- THREAD QUALITY
- TWIST PER METER
- TENSILE STRENGTH
What is thread twist?
With the exception of monofilament thread, all threads produced for stitching have some degree of twist applied. Most threads are either two or three strands (the technical term for a strand of thread is ply) twisted together to make the final, sewable product. If a particular thread is labeled #50/2 or #50/3, the number following the slash indicates the number of plies or strands twisted together to make the final sewable thread. Each individual strand or ply also has multiple micro-strands twisted together. One important component of thread quality is the number of twists applied within a given length, such as twists per meter, to the thread. A loosely twisted thread will look bulky and fluffy on the cone or spool. It will unravel and shred more easily than a tightly twisted thread.
Imagine the thread moving along the thread path of a sewing machine or longarm machine, through the tension discs, and through the needle. If the thread has a loose twist to it, it will easily be caught, pinched, or snagged. Slight snags will result in lint buildup as tiny pieces are torn away from the thread as it passes along the thread path at hundreds of stitches per minute. A strong snag or pinch will result in thread breakage. A tightly twisted thread has a smoother surface and will not get caught or snagged as easily.
Diagram of thread plies and twist
S twist and Z twist visualized
Although it is never printed on labels, thread twist is measured by the number of twists applied per meter (approx. 3 feet). A loosely twisted thread requires less total fiber content, takes less time to produce, and is less expensive. A low-quality, low-cost thread may have as few as 150 twists per meter. Think of the $.99 cone of serger thread that can easily be untwisted by rubbing it between your fingers. It's inexpensive because it hasn't undergone fine processing and has a very low twist-per-meter ratio. In contrast, a high-quality thread will have as many as 1,200 twists per meter. This results in a smooth finish and consistent surface. A higher twist also condenses more thread content into the finite thread diameter resulting in greater tensile (breaking) strength. This is one of the reasons why a high quality thread breaks less than a low quality thread.
Here's an exaggerated example of how proper twisting affects the quality of thread: Take a large bath towel, lay it on the floor, and measure the length. Let's say it is 48 inches long. Roll the towel lengthwise so you now have a rolled towel that is still 48 inches long. Start twisting the towel. Every 3-4 twists, re-measure the length and you will notice that you lose about two inches. Continue to twist the towel another 10 turns and the towel will be only about 36 inches long. We've lost 25% of the length of the towel. The result, however, is a very smoothly rolled towel. The tightly twisted towel is also much stronger than a loosely twisted towel. The more rotations (twist) applied, the smoother the surface becomes.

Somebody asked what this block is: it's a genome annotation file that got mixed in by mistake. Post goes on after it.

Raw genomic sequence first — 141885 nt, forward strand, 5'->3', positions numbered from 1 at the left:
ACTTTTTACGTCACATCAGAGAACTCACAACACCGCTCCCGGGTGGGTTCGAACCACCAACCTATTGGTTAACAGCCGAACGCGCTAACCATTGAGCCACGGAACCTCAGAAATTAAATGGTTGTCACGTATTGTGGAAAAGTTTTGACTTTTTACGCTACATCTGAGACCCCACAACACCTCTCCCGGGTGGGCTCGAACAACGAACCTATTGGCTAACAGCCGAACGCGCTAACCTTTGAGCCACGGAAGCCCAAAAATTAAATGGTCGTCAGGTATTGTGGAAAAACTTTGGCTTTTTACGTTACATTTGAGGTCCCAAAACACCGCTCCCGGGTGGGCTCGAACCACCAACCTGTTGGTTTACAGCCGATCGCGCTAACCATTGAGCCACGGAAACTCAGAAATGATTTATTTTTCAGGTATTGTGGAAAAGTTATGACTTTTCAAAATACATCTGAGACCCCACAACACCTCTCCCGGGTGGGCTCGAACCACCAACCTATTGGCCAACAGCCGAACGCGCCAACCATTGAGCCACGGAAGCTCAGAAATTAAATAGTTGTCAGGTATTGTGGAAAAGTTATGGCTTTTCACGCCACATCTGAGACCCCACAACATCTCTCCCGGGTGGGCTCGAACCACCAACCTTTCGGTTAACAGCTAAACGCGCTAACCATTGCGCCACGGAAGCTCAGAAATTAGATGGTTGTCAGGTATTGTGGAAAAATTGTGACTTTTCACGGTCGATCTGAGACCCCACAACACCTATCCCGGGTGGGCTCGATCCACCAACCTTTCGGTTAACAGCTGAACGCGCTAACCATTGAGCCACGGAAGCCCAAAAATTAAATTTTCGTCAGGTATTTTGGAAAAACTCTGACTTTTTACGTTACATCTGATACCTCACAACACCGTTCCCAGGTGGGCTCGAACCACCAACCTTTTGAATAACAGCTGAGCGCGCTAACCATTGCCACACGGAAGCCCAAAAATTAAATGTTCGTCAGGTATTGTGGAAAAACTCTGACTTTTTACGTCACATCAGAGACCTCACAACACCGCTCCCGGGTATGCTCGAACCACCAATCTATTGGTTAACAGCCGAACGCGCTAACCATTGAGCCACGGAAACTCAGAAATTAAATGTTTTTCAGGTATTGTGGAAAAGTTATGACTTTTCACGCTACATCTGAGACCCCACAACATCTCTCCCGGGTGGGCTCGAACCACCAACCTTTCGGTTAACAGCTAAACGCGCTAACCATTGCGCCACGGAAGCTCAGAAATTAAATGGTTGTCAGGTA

If we start with 10,000 yds. of untwisted thread and apply a loose twist, we will end up with 9,500 yds. of thread that is linty, has a propensity for breaking, and lacking a uniform, smooth appearance. If we apply a much higher twist-per-meter ratio to create a high quality thread, the final length of the the twisted thread will be about 7,500 yds. A quality thread requires about 20% more fiber content than a low quality thread. Like most things, you get what you pay for.
What is S Twist and Z Twist?
Recently, there has been a lot of talk about S twist and Z twist threads and it's getting attention. Some refer to thread twist as a left or right twist, but the proper terminology is S or Z twist. When a sewing thread is constructed, it is made up of multiple strands, usually two or three strands (also referred to as plies or ply) twisted together, although some may have as many as six or eight strands twisted together. All sewing, embroidery, or quilting threads made for home machines, industrial machines, or longarm machines should have a final Z twist pattern.
The initial twist (or first twist) for the individual strands should be an S twist. These strands are then twisted together in a final Z twist to form the thread. This is the same worldwide for any major brand of sewing, embroidery, or quilting machine. There are a few threads that have the opposite twist. Some hand quilting thread, knitting, and weaving threads have a final S twist. If you use a thread with an opposite twist, the thread will loosen instead of tighten as you sew with it. Threads are not marked with the twist pattern because it isn't considered essential to know. If you use quality thread from a reliable company and stitch with it in its intended purpose, most likely it has the proper twist. If you notice that your thread unravels as it sews, it is probably a thread not intended for machine work.
Watch our video on Thread Twist.